Wigdor LLP represents Jessica Casucci, a Partner at Ernst & Young (“EY”), in connection with her claims of sexual harassment, sexual assault and retaliation against EY, one of the largest accounting firms in the world.
In a complaint filed in the EEOC on Wednesday, April 18, 2018, Ms. Casucci alleges that a male Partner at EY sexually harassed and groped her at a company-sponsored conference, and then sent Ms. Casucci lewd emails and text messages asking her to join him in his hotel room later that evening.
As alleged, after Ms. Casucci finally gained the courage to report the sexual misconduct, she was told by EY’s Global Diversity & Inclusiveness Officer that she might not hear anything back in response to her complaint, but that she should “trust the Firm” to take the matter seriously. Instead, EY did little or nothing to discipline the male partner in question; as Ms. Casucci would later find out in early 2018, her complaint that she was sexually assaulted was never documented, nor reported up the chain of command at EY, the EEOC complaint alleges.
Plaintiff further alleges that she had to completely reinvent her career to avoid working with the harasser, that her career trajectory and earning potential were adversely impacted and that the incident had caused her significant anxiety and stress. Meanwhile, as alleged, EY continued to discriminate against Ms. Casucci based on her gender by allowing her male attacker to remain employed without any consequences to his career up until the day the EEOC complaint was filed.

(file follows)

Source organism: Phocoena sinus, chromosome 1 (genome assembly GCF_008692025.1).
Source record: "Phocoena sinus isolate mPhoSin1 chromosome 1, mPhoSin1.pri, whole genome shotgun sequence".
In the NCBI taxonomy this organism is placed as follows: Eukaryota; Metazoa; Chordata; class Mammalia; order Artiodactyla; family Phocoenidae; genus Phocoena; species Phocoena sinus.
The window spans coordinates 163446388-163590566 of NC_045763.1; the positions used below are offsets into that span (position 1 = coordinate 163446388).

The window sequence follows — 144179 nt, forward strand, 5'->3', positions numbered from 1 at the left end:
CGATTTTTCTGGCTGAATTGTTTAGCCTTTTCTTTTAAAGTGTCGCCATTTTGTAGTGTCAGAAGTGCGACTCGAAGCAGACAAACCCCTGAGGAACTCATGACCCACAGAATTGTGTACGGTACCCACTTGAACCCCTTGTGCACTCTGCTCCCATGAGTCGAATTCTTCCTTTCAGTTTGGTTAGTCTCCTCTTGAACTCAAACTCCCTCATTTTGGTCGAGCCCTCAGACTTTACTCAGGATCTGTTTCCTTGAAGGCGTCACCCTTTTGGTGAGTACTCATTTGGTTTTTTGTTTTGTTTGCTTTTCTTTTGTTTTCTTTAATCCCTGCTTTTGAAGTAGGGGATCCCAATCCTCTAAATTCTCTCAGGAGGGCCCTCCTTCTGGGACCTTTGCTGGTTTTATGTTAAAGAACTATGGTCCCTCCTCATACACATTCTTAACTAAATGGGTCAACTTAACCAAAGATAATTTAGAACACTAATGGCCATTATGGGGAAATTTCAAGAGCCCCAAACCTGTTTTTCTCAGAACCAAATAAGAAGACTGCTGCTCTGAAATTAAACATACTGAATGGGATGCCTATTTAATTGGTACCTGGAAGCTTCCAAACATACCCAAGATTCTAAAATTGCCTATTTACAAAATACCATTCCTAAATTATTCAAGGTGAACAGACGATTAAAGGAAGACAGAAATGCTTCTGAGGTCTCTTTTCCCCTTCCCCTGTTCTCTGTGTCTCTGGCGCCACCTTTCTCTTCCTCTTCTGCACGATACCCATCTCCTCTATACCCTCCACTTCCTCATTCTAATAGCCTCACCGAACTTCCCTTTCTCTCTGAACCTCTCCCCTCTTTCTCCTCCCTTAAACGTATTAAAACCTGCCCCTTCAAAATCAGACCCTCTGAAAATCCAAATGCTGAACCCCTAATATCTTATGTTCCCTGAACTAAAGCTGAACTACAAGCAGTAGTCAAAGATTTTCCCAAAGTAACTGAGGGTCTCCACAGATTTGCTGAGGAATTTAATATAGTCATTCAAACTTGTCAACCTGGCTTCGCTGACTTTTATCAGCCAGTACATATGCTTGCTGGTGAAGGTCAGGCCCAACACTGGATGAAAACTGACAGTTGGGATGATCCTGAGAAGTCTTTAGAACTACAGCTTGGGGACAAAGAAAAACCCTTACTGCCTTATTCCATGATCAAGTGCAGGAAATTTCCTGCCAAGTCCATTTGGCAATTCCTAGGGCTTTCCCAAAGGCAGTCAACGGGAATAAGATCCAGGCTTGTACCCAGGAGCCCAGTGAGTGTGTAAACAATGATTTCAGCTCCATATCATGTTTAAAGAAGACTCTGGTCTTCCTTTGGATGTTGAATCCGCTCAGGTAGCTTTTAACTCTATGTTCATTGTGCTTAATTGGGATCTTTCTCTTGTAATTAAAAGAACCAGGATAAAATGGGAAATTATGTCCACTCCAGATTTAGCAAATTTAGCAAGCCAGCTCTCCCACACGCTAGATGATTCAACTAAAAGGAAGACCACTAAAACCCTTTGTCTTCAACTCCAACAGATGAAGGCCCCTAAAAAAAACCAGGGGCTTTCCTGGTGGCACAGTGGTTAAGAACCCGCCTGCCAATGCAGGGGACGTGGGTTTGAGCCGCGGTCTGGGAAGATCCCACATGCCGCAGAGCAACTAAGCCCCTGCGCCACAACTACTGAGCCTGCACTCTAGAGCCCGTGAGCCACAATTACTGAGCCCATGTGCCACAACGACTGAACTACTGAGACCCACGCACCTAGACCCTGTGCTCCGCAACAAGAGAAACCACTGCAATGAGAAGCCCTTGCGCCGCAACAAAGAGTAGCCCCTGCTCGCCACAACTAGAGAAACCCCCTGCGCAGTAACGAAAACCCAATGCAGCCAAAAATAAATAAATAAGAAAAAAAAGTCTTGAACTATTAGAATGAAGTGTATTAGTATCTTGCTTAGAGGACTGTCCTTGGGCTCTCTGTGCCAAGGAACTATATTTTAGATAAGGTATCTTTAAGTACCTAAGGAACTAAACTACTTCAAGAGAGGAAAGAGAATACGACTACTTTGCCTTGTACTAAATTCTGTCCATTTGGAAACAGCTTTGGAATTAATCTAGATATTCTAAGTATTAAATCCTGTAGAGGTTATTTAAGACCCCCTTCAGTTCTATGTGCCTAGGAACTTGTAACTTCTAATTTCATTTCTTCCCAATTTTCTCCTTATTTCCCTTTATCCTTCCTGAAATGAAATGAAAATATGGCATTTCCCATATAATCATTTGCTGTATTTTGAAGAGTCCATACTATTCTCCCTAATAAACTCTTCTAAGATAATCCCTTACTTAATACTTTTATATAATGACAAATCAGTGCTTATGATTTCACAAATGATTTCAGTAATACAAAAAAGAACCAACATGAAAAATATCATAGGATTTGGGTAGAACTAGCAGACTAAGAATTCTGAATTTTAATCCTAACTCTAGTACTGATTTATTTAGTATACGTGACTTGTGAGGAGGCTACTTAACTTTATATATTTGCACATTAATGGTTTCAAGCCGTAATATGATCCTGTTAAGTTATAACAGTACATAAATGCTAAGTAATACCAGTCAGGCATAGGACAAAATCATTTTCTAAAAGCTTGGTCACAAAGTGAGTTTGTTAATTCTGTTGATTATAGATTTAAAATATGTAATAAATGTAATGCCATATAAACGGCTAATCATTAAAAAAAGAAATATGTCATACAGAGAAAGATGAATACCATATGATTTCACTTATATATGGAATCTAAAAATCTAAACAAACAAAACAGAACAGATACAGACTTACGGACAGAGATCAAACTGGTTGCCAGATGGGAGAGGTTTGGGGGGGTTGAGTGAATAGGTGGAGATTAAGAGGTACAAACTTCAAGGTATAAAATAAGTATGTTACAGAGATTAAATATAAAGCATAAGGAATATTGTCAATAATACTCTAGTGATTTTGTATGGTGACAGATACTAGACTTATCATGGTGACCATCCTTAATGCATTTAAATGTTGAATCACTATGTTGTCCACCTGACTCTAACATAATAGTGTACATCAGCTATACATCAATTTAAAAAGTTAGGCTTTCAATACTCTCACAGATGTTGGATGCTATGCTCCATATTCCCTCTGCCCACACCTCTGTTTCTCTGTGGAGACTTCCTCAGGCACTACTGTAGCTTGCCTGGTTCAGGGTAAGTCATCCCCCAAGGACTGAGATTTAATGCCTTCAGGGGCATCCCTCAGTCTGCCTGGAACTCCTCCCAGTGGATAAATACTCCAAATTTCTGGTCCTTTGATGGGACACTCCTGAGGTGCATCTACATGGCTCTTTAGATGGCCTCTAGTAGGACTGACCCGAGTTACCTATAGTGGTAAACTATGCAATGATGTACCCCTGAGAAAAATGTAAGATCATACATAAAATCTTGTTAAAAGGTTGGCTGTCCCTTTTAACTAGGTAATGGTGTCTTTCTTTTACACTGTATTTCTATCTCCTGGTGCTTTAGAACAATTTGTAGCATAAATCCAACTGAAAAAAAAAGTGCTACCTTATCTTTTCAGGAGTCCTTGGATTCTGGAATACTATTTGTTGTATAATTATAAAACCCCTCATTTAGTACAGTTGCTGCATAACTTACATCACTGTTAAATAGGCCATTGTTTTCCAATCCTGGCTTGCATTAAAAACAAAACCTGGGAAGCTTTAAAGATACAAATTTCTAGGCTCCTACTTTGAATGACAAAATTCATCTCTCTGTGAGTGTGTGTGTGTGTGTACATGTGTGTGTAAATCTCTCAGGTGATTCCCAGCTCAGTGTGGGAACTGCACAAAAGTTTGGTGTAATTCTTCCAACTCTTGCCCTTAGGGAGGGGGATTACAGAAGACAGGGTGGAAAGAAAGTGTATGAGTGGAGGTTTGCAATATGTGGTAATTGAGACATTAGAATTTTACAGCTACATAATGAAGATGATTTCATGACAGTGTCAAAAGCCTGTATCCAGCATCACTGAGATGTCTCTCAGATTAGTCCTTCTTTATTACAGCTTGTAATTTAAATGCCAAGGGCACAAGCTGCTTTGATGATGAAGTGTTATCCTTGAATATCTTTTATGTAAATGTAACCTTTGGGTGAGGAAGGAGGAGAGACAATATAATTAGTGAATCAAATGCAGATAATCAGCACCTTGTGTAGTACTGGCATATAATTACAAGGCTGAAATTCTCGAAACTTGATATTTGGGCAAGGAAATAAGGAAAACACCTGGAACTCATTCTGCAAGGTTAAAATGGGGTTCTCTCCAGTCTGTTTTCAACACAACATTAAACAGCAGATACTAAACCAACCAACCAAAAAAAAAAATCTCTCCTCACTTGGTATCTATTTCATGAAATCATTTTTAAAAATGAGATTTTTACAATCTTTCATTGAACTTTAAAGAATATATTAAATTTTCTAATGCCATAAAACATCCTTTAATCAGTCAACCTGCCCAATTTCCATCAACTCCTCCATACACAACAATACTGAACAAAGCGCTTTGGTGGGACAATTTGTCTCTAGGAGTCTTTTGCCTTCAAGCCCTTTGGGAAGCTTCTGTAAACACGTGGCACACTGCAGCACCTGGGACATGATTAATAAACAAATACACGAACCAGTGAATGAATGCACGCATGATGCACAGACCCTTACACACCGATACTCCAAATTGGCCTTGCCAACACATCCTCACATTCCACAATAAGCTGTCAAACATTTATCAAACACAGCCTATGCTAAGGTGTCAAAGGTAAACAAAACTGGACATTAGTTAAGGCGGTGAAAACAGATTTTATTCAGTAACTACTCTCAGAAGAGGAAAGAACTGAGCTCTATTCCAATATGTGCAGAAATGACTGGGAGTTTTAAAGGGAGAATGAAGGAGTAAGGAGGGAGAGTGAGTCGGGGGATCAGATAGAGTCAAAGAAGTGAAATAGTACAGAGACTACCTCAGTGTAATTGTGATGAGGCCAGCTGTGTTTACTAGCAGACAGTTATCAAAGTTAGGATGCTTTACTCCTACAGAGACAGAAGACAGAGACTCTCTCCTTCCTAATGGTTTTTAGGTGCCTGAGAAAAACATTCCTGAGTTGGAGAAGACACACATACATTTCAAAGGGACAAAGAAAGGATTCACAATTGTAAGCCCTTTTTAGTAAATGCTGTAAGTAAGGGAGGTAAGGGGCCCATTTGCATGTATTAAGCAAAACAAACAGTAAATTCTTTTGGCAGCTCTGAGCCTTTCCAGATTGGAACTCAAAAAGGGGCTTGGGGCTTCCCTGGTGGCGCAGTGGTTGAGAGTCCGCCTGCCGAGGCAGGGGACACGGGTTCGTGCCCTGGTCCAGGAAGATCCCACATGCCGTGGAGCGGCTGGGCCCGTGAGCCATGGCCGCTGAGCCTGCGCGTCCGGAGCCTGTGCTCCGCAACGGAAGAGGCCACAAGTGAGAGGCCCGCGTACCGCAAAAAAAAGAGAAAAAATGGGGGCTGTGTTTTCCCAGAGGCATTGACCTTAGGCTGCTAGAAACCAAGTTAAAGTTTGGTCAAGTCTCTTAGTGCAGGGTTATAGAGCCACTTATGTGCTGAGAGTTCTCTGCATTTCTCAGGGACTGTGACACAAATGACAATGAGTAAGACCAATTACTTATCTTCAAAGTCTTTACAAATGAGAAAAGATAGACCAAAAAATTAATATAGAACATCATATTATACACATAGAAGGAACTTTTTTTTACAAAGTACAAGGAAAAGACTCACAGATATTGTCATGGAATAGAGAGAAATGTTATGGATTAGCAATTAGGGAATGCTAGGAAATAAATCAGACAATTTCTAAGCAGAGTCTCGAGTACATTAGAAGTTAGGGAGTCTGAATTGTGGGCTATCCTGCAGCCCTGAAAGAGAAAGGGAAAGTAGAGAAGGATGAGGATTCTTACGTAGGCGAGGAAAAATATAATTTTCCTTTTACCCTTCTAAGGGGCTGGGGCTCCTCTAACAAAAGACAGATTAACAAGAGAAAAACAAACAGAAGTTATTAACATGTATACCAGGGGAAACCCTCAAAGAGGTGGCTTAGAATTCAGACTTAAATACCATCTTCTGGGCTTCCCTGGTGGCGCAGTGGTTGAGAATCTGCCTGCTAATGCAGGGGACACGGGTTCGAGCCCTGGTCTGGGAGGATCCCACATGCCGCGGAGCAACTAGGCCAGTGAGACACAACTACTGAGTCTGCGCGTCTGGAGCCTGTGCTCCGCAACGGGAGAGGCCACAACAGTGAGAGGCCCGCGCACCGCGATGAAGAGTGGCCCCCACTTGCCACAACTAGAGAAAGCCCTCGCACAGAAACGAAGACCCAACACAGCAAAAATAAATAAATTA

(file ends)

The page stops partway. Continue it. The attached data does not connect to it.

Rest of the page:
Today, Wigdor LLP filed a complaint in the EEOC on behalf of Jessica Casucci, a female partner at Ernst & Young, alleging that EY failed to take any action after Ms. Casucci complained that she was sexually harassed and assaulted. https://t.co/9t2Xx3ZNsN
— Wigdor Law (@WigdorLaw) April 18, 2018
Statement of Michael J. Willemin, Partner at Wigdor LLP:
“In this day and age, when a woman shows the courage to stand up and complain about physical sexual harassment at work, one would expect her complaint to be treated with the utmost care and urgency. Sadly, Ernst & Young, the third largest accounting firm in the world, did not treat Ms. Casucci’s complaint this way, and her career was seriously damaged as a result. We intend to send a message that there are consequences for companies who choose to protect male harassers rather than female victims of sexual harassment.”